Objectivity, in journalism, lies in the method. It is to develop a transparent approach in gathering evidences and sources for the information. The key is in being disciplined with the method, not the outcome. It is to rely on Realism — the idea that if journalists simply dug out the facts and put them together, truth would reveal itself organically. Therefore, it is perhaps to be expected for journalism to rely on realism rather than objectivity, to ensure that objectivity is inherently maintained in the methodology used to identify sources (Dean).

On the other hand, when media houses rely on biased sources to gather information based on certain preconceived biases and try to neutralise their voice to make it seem objective, they are engaging in a form of deception (Dean). It will rather be a helpful device for the media to be guided by authentic sources of information, and highlighting their subjectivities in opinions once a conclusion is reached. This will help the audience become an aware consumer of the information presented to them.

The objectivity of media is frequently questioned and is a topic of debate. However, it is interesting to note that complete objectivity around observing any event is an impossible ideal which can never be achieved. Every piece of information is the interpretation of the ultimate truth through the lens of the observer. This lens is determined by their socio-economic background, gender, race, caste and political inclinations.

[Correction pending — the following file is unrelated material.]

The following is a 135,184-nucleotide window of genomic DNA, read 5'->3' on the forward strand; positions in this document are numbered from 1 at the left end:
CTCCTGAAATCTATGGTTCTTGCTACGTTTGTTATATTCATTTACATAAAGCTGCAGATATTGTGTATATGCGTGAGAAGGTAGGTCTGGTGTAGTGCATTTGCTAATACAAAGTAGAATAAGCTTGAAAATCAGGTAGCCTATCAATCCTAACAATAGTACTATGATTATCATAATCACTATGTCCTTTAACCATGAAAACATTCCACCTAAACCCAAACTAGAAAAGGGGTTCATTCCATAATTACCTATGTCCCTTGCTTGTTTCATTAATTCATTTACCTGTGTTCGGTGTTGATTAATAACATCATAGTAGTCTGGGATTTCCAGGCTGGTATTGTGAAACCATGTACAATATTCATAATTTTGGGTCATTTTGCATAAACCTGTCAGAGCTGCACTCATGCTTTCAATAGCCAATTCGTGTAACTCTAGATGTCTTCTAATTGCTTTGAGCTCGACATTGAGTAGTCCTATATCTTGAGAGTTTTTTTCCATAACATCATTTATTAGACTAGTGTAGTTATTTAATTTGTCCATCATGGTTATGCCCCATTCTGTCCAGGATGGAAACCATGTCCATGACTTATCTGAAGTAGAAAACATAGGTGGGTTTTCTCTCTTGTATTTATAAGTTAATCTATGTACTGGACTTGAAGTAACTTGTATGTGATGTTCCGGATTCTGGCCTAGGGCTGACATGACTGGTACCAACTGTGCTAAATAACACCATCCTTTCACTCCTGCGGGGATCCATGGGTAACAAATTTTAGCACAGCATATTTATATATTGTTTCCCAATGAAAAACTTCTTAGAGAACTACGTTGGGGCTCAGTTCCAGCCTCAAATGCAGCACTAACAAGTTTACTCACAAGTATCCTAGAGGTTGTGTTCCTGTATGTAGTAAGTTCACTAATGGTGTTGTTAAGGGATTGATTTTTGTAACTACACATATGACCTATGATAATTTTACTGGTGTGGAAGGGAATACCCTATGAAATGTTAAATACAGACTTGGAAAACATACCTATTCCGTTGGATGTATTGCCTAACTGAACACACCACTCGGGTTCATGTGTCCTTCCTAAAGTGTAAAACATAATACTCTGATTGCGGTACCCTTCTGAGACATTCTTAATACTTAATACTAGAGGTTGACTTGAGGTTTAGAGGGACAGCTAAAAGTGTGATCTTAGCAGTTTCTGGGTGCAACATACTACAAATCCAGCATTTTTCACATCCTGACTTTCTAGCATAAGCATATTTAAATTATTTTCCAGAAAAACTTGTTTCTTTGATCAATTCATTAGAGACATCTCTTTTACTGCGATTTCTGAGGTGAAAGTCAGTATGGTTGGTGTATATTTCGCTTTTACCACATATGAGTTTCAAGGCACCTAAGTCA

Objectivity in interpretation is perhaps not the abiding principle for journalists. Rather, journalists need to rely on authentic sources to ensure that what they report is not fabricated or misreported because of their own biases. In this sense, objectivity in terms of the method of gathering sources is the only form of objectivity that the media houses can attain. Even if a certain news piece presents a skewed opinion, it is essential to ensure that it is based on facts and is presenting a valid perspective. It is imperative for any nation to have a media which voices the spectrum of opinions emerging from facts. Journalism in its essence needs to have strong facts based opinions in order to dig out the truth and make the nation’s citizens aware.

Read Civics Padhao, Loktantra Bachao by Vardan Srivastava

Works Cited

1. Dunlap, David W. “1896 | ‘Without Fear or Favor’.” The New York Times, The New York Times, 14 Aug. 2015, www.nytimes.com/2015/09/12/insider/1896-without-fear-or-favor.html

2. Harwood, Richard. “HOW OBJECTIVE CAN THE MEDIA REALLY BE?” The Washington Post, WP Company, 16 Aug. 1992, www.washingtonpost.com/archive/opinions/1992/08/16/how-objective-can-the-media-really-be/3962e91b-a2d4-4444-b4e2-d89932f95f20/

3. Jesuminure, Margaret Oyindamola. “Objectivity in Journalism: A Philosophical Perspective.” Journal of Philosophy, Culture and Religion, www.iiste.org/Journals/index.php/JPCR/article/view/36701

4. Dean, Walter. “The Lost Meaning of ‘Objectivity’.” American Press Institute, 18 July 2017, www.americanpressinstitute.org/journalism-essentials/bias-objectivity/lost-meaning-objectivity/

5. Ganesan, Aarathi. “Why Subjectivity Is Essential for the Media’s Objectivity.” THE BASTION, 4 Apr. 2020, https://thebastion.co.in/ideas/subjectivity-essential-objectivity/

About the Author: Nidhi is a post graduate in Economics, a former banker and a Young India Fellowship alumnus who is trying to find her place in the world.

Follow Project Democracy on Instagram for regular updates @projectdemocracy.yif